Published by Balzer + Bray on February 28th 2017
Genres: Contemporary, Young Adult
Source: the publisher
Buy on Amazon
Sixteen-year-old Starr lives in two worlds: the poor neighbourhood where she was born and raised and her posh high school in the suburbs. The uneasy balance between them is shattered when Starr is the only witness to the fatal shooting of her unarmed best friend, Khalil, by a police officer. Now what Starr says could destroy her community. It could also get her killed. Inspired by the Black Lives Matter movement, this is a powerful and gripping YA novel about one girl's struggle for justice. Movie rights have been sold to Fox, with Amandla Stenberg (The Hunger Games) to star.
I received this book for free from the publisher in exchange for an honest review. This does not affect my opinion of the book or the content of my review.
Going into this, I want it to be known that I doubt my ability to put into words the greatness that is this book. I also want to preface this with saying that I am white and I have lived in a mostly white community growing up. My life changed in that aspect when I began teaching six years ago where I became the only white person in the room. I’ve learned so much and continue on this path of learning and understanding. Starr’s story was so insightful and I truly, truly believe that every single person needs to read it at some point or another.
Starr witnesses two deaths in her lifetime. One at the age of ten in a drive-by shooting. Now, her best friend since childhood Khalil. This time it was a routine traffic stop that led to an unarmed black teenager being shot by a police officer. The only witness who can speak for Khalil is Starr and by the end of the story she and those around her learn that your greatest weapon really is your voice.
It’s really difficult to choose, but I think the thing I loved about this book the most was the diversity of the characters and their differences in opinions throughout the story. There was nothing one-sided about this story. Therefore, it shows the events in a light that cannot be misconstrued by enormous bias. For example, there are white characters who have differing opinions on Khalil being shot by a cop and at one point Starr’s uncle and father were on opposite sides of the argument and both men were black. I thought it was also very powerful how it was shown that not all protesters believe in rioting and ruining neighborhoods without romanticizing the effects of the aftermath. The harsh realities represented in this book are real and the author kept them that way. This is what people need to see and experience, even if that experience only ever takes place through the pages of a book.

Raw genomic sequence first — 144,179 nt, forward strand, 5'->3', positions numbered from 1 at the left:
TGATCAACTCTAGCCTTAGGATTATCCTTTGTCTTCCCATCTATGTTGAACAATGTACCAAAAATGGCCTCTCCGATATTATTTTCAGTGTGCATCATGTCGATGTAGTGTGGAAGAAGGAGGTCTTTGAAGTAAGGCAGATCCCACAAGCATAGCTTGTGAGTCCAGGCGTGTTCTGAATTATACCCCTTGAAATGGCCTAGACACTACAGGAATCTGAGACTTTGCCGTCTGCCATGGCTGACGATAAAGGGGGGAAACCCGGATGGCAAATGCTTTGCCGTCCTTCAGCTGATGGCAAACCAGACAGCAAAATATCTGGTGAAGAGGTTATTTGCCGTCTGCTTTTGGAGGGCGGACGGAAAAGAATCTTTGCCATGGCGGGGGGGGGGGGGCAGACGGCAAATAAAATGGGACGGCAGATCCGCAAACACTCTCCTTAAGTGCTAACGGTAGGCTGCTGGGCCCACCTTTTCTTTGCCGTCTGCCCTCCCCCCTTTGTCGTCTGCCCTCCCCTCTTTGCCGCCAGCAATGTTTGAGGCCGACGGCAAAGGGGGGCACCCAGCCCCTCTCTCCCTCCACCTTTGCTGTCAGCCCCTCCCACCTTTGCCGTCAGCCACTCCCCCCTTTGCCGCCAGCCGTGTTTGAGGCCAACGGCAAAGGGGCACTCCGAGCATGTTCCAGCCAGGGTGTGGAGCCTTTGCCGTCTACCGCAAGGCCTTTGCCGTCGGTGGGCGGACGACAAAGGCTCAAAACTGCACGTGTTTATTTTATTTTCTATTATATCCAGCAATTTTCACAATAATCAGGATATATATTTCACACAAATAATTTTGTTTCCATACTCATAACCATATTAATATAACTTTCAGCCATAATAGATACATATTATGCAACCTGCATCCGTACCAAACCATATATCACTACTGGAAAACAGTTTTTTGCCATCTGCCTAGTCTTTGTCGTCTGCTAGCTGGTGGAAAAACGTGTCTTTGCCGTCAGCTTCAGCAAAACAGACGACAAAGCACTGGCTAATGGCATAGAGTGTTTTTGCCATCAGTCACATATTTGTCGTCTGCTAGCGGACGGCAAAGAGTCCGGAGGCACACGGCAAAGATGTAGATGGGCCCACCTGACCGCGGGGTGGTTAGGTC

The characters were extremely well done in every aspect. I found Starr’s double life to be heartbreaking. Feeling like you can’t be all of yourself 100% of the time seems stressful and confusing. I personally loved that her boyfriend was white and seeing the dynamic of how the different members of her family and friends felt about it. I felt like I could relate to that because of my dating history. It also shows that at the end of the day, the other person’s color of skin is not relevant, but rather the character of the persona and their willingness to love and accept you is the most important part. The love between her mother and father was so cute and definitely relationship goals.
The love that was portrayed between Starr, her brothers, her parents, and the relationship she had with her Uncle Carlos were other standout parts of this book. Starr has two brothers, Seven and Sekani. Seven was technically her half-brother on her dad’s side that was born after her parents were together. Despite the mistake her father made, her mother was wonderful to Seven. So many people grow up in homes with step-parents and with half siblings and seeing an example of a healthy relationship is vital for teenagers in my opinion. While her dad served time in prison, her Uncle Carlos steps up and helps all three children. Because of this Starr feels like she has two dads sometimes. It’s hard for her father to accept, but in the end this difficult situation helps the two find common ground.
This story is so much more than the Black Lives Matter movement. Family, the realities of gangbanging, growing up in a rough neighborhood, finding your voice, learning about what’s important to you, accepting your background, love, interracial relationships, acceptance, heartbreak, and so much more is represented within these pages.
I think it’s easy to guess my overall rating of this book. Easily one of the best books of 2017 and by far the most influential. PRE-ORDER NOW! I promise you won’t regret it!
*Teacher note: Personally, while the characters never had sex, it was mentioned a couple of times in very clear ways and therefore I would not allow a student in elementary school or the beginning of middle school read this without parental consent. Strong language was used, but mature students would be able to handle that along with the occasional violence.